SOMEFINN are an alternative rock band whose story begins where that of another band ends. Paul Finn was lead vocalist and songwriter for Irish Choice Music Prize Nominees The Flaws, who called it quits in 2016. Finn then took up an offer from Shane Clarke, to tour as guitarist with his band Elephant, with whom he played shows all over Ireland to rave reviews. During this two-year period, Finn built a studio in his hometown of Killanny, Monaghan. There, he began writing and recording what would become SOMEFINN’s debut album, ‘…Tsk, Tsk…’. The band’s line-up was completed when an accomplished roster of multi-genre veterans came onboard. David Marron (Sanzkrit, Derek Ryan), Paul Markey (Sanzkrit), Paul Carolan (Finnian) and Darren Finn, Paul’s brother, are to be found on guitars, bass, drums and keyboards respectively.
The wisdom the group brings together feels evident on their album. It is measured, yet free to roar, precisely because of their experience. On display in its first single, ‘Starlet’s Dream’, is the deeply realised and hard-won freedom of a group of musicians who know who they are. It is a group who are willing to be themselves, to create a soundscape daring and brutal and beautiful all at once, and in turn, to give others the permission to be themselves too.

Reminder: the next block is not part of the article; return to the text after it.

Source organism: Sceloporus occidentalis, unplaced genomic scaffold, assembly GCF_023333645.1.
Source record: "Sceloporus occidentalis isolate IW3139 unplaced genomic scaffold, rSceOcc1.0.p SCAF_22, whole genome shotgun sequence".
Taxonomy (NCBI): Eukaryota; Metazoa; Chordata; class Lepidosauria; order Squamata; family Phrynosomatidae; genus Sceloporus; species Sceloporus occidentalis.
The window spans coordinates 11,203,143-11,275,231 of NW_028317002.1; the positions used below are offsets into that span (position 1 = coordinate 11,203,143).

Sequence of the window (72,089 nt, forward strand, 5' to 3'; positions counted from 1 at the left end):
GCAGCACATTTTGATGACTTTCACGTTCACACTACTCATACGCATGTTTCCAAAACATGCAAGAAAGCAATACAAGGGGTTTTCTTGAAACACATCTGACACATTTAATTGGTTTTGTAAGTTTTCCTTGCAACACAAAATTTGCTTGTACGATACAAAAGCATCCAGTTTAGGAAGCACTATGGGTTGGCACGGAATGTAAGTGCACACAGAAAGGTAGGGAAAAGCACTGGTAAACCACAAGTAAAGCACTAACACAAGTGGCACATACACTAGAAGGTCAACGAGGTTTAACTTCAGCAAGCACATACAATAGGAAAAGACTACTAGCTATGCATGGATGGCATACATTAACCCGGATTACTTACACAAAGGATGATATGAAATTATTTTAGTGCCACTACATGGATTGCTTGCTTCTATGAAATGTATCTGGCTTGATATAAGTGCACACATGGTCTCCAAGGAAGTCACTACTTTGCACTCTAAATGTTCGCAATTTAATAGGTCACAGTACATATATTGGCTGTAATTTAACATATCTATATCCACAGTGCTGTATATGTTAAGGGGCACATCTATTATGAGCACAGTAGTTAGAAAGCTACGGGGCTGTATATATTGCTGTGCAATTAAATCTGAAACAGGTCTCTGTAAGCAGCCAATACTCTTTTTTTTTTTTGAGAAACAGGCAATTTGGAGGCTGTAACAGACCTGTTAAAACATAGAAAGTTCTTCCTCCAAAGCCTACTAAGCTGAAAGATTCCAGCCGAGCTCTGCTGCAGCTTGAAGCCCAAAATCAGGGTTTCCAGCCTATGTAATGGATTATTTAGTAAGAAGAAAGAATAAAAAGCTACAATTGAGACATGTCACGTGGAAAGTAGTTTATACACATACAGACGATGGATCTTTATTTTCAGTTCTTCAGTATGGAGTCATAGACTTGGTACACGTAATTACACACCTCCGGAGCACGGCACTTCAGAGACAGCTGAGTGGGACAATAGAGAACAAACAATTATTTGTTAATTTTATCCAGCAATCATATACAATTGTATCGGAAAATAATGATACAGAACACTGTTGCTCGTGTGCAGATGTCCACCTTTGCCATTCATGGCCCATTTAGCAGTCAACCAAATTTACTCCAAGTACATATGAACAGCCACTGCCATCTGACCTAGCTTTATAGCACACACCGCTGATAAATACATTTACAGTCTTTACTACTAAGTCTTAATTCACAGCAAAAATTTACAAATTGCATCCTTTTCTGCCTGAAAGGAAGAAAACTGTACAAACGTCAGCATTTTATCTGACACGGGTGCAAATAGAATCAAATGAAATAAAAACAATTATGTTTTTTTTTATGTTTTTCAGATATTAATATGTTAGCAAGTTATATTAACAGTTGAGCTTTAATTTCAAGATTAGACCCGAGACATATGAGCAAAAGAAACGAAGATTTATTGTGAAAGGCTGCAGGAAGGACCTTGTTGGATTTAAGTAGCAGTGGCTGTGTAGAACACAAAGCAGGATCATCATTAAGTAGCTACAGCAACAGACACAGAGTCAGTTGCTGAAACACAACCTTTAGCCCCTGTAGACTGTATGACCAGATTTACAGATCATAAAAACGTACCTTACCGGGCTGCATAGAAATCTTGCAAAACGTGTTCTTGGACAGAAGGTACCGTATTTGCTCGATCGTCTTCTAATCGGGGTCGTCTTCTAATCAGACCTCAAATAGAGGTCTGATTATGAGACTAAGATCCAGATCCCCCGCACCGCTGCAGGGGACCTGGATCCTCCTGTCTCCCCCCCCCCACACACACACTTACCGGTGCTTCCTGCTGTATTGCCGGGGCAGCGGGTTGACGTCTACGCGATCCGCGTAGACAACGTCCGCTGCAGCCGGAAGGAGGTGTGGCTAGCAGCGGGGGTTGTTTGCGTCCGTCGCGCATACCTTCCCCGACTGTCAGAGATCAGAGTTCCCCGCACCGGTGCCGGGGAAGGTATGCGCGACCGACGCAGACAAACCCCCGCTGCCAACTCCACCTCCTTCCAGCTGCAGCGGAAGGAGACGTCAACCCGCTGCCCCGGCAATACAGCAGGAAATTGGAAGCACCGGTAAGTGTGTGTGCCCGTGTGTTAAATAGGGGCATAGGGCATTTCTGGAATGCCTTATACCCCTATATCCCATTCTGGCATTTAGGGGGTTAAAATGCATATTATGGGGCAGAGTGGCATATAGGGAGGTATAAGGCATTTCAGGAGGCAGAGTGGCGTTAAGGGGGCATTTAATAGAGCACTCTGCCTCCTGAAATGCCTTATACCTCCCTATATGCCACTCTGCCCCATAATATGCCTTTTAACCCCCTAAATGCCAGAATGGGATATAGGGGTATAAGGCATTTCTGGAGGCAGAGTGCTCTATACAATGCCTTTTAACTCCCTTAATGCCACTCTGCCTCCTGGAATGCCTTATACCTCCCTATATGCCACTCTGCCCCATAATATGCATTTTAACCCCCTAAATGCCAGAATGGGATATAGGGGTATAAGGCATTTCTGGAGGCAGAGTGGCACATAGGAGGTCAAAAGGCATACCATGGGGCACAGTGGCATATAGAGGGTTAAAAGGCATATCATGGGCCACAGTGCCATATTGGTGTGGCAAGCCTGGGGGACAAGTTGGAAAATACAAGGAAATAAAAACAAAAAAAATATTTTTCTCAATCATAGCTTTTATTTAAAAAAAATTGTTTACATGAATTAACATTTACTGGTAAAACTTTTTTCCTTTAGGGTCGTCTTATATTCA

SOMEFINN’s influences and inspirations include a multitude: David Bowie, the Strokes, Chet Baker, Madlib, as well as Irish contemporaries such as Just Mustard, Elephant and Ham Sandwich. ‘Starlet’s Dream’ is the first single to be released from SOMEFINN’s debut album, ‘…Tsk, Tsk…’, which was recorded in A/B Studios, Monaghan, with additional recording in Black Mountain Recording Studios, Dundalk. It was mixed by Paul Finn and Darren Clarke (Ham Sandwich), and mastered by Fergal Davis (Muse, Sinéad O’Connor).
Talking about the single, he says, “It’s about self-doubt in the face of a critical, and cynical world. And about how understanding our weaknesses becomes a strength. It’s also for anyone who’s been down. Or up.”
The song sits on a knife-edge – accessible and exhilarating, yet devilishly dense and convoluted. Gorgeously thought out and executed, it glides from a jangly guitar intro, through a steadily evolving verse and refrain, to a daring post-modern collapse in its bridge. But ‘Starlet’s Dream’ is also simply great fun - with upbeat drums, a deceptively complex arrangement, and a bassline from Paul Markey which shows its genius in simply being an unbelievably good time.